This is a low-fidelity wireframe of an interface. You might have a accurate guess of what it might represent. The more important question is how are you able to guess? There's no content clearly describing what to do, or branding to identify the product. How can we assume what this is meant for without these markers?
The answer is Jakob's Law of Familiarity.
Users prefer experiences that seem familiar. Jakob's Law of Familiarity
Wireframes represent layout; a blueprint to follow. When we choose elements for a layout, we are (hopefully) adding them with purpose, hierarchy, and user input in mind based on user's expectations learned over a period of time. We are following a blueprint whether we know it or not.
As an example, the layout of a project management tool should both be immediately identifiable and different from the layout of a social media site to be the most successful. Even when the layout does change, in the case of right-to-left languages or responsive reflow, the purpose, hierarchy and methods of user input should persist. Changing any of these creates a new experience, even if slightly.
In the design system practice, we attempt to identify these user expectations and document them as reusable patterns and best practices. From here, designers can use modes to describe a change that needs to affect the entire page or (more innovately) part of the page: this area needs to be dense, this needs to standout, this needs to show another brand. A mode is a reusable expression as purposely selected values. As an example, “high contrast mode” is the collection of values curated together to convey a high contrast between content and surfaces, often meant to increase legibility.
From here, what's stopping us from putting a mode inside a mode?
That's why I've have called this technique mise en mode, meaning “placement in mode”. It is a play on the art history term mise en abyme, which is the act of creating smaller artwork within a larger composition.
mise en mode
In this idea, an experience is designed as a nested collection of modes, each with a specific purpose for being there by design.
Each rectangle has the possibility of being “expressively enhanced” with new values. Each mode provides new values to existing tokens for a shared purpose. All of the tokens are curated together to express this new mode. This means that some semantics are moved from the tokens, to these new rectangular boundaries of the interface. Tokens are now simplified to naming elements and properties.
For the folks familiar with React, this is the difference between prop drilling to every component and instead reading from some
useContext() provider higher in the tree.
Regardless of environment and ability you deliver a product that worksProgressive enhancement, w3.org
There is no critical button,
only a button in a critical mode.
Taking this a step further, and maybe too far for some but, perhaps there is no critical button, only a button that exists within a critical mode.
While mise en mode aims to reduce the number of tokens we need to manage, it also has the possibility to reduce the number of variations that your components need to support.
When we choose to use a critical button, we very often want to convey the idea of being dangerous to a much larger area. There is often messaging that accompanies that button to provide more context about the dangers of pressing the associated button. Therefore we could treat the entire region as critical and adjust the appearance through the scoping the token values to this boundary.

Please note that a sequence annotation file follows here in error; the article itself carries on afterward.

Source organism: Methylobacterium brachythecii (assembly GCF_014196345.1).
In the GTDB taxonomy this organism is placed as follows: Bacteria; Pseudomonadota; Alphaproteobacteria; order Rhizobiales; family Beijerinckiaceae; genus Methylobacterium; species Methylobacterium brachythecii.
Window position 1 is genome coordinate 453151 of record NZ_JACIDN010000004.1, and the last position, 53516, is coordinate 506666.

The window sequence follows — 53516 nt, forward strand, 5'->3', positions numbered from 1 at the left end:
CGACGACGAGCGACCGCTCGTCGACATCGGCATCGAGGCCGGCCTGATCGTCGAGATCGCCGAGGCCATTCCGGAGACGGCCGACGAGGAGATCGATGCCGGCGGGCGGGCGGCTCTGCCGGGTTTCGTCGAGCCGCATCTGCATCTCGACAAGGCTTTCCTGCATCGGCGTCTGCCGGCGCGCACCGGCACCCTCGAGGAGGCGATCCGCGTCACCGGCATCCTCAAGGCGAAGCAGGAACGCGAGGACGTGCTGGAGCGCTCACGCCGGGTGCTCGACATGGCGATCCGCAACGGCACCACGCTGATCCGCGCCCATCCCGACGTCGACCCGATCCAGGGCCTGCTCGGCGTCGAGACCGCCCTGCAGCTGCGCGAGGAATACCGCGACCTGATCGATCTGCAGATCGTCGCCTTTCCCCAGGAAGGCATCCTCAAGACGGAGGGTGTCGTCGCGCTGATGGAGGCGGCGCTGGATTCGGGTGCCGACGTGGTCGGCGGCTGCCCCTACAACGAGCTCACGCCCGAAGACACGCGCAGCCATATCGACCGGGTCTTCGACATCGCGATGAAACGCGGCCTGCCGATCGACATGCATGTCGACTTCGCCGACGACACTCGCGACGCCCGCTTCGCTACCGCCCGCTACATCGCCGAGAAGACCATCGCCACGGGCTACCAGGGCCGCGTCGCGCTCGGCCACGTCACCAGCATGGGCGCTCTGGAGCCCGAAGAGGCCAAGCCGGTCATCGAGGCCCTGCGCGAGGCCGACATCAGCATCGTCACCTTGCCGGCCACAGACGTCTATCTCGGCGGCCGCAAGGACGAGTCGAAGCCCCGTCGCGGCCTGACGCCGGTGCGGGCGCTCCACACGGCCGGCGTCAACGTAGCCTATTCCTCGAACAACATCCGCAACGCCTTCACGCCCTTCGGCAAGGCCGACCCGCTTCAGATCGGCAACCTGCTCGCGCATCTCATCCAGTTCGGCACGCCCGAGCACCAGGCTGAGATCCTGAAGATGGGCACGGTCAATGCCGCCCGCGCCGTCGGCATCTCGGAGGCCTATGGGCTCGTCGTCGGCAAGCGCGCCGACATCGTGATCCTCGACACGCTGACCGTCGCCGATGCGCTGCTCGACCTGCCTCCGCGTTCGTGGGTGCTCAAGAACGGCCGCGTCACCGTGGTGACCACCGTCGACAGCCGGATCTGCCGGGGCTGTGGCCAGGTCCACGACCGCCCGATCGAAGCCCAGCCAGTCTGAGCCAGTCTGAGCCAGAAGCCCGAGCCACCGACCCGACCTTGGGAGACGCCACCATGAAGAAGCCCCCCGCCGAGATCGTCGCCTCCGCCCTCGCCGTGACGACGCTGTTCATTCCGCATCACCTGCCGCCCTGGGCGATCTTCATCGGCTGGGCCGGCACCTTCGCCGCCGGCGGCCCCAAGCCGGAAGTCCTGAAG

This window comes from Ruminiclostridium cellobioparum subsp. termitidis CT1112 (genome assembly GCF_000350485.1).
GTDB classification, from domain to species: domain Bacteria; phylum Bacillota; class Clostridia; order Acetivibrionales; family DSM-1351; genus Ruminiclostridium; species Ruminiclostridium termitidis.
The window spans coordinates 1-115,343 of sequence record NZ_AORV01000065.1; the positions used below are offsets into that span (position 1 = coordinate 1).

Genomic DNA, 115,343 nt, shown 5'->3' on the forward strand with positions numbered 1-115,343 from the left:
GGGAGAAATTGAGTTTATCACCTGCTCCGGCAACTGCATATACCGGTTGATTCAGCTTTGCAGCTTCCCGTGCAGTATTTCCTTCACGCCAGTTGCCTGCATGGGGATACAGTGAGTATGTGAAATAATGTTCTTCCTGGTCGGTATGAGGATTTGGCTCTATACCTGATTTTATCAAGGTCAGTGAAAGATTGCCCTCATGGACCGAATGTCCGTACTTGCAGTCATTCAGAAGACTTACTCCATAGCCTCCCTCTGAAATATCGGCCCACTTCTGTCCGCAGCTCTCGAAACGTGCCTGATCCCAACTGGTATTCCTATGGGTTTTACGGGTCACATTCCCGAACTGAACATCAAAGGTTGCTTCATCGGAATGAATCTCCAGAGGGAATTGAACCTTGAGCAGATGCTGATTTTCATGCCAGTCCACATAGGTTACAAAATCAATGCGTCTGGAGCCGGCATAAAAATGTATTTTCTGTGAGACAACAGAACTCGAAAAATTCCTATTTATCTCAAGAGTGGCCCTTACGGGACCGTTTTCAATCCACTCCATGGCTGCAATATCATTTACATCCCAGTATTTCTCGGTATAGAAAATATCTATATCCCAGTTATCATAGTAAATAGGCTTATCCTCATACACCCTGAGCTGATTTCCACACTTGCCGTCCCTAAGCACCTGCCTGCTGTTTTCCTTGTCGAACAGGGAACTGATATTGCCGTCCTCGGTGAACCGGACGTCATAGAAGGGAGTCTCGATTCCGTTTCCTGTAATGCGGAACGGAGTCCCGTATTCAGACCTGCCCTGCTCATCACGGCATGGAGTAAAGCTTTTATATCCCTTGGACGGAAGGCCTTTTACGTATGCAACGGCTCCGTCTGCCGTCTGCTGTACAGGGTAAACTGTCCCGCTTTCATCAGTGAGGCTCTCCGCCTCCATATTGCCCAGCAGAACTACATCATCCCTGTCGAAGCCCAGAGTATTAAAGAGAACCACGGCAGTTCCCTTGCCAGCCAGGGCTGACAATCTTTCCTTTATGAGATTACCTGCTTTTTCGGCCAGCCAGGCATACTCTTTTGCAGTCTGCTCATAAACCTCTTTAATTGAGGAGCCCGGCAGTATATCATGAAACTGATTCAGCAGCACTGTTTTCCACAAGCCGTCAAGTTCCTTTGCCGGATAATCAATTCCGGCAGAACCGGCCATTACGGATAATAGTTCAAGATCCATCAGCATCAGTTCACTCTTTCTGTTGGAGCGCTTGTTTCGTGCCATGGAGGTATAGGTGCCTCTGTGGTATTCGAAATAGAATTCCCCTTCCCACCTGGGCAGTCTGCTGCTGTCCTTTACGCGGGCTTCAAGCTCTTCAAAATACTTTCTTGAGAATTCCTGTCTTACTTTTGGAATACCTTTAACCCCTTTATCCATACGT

In the above example, Github profiles have a Danger Zone. While this area could have been given the same treatment as the rest of the page, the designers felt it would have more impact to convey a sense of danger. This could be done by curating a different expression through use of new color values for the properties of elements within this area. You can notice the rest of the style is otherwise identical to the larger experience. This means you can change just the values you need while defaults can support the rest. When new expressions aren't dependent on new tokens, flexibility makes this a powerful design paradigm.
Mike Mai's asks an interesting question about modes, and based on my exploration I can answer with confidence: I don't know.
What is the purpose of this treatment? Is it meant to help with reading, improve battery performance, portray a brand identity, or another user need entirely? What message is this mode meant to convey?
Asking “why?” about new designs often starts conflict because it puts designers on defense and often why designers go rogue. It's hard to articulate our needs and is just easier to avoid conflict. But maybe we could stop asking why and start saying yes!
The reason we hesitate as a system maintainer is because we will do a cost benefit analysis on this new concept. This treatment against all of the work it'll take to support it.
The conclusion would be that this would need new tokens that require new values. And those tokens need to be assigned to variants or props on components, either new or existing. Then those components need to be published as a new version of the library. And that library needs to be adopted by teams into applications.
All that work, just to change a few colors just doesn't seem worth it.
But for the folks who are asking for these changes, it is worth it. They want these rectangles to mean more. And for the design system to be a successful product, we need to support our users. We need adoption. To do this we create systems that are meant to support our users and their creative freedom of expression needs quickly.
I believe mise en mode is a powerful approach to support creativity and expression while maintaining a system to user experience design. Rounded corners, purple gradients, and flourished typography can all be applied as a mode to an underlying familiar structure. A functional layout of rectangles provide the guardrails of user expectation, while tokens provide a style-by-name interface to convey a form of expression within. Mise en mode is the practical application of form following function. So maybe to some, they're just rectangles on the internet, or maybe...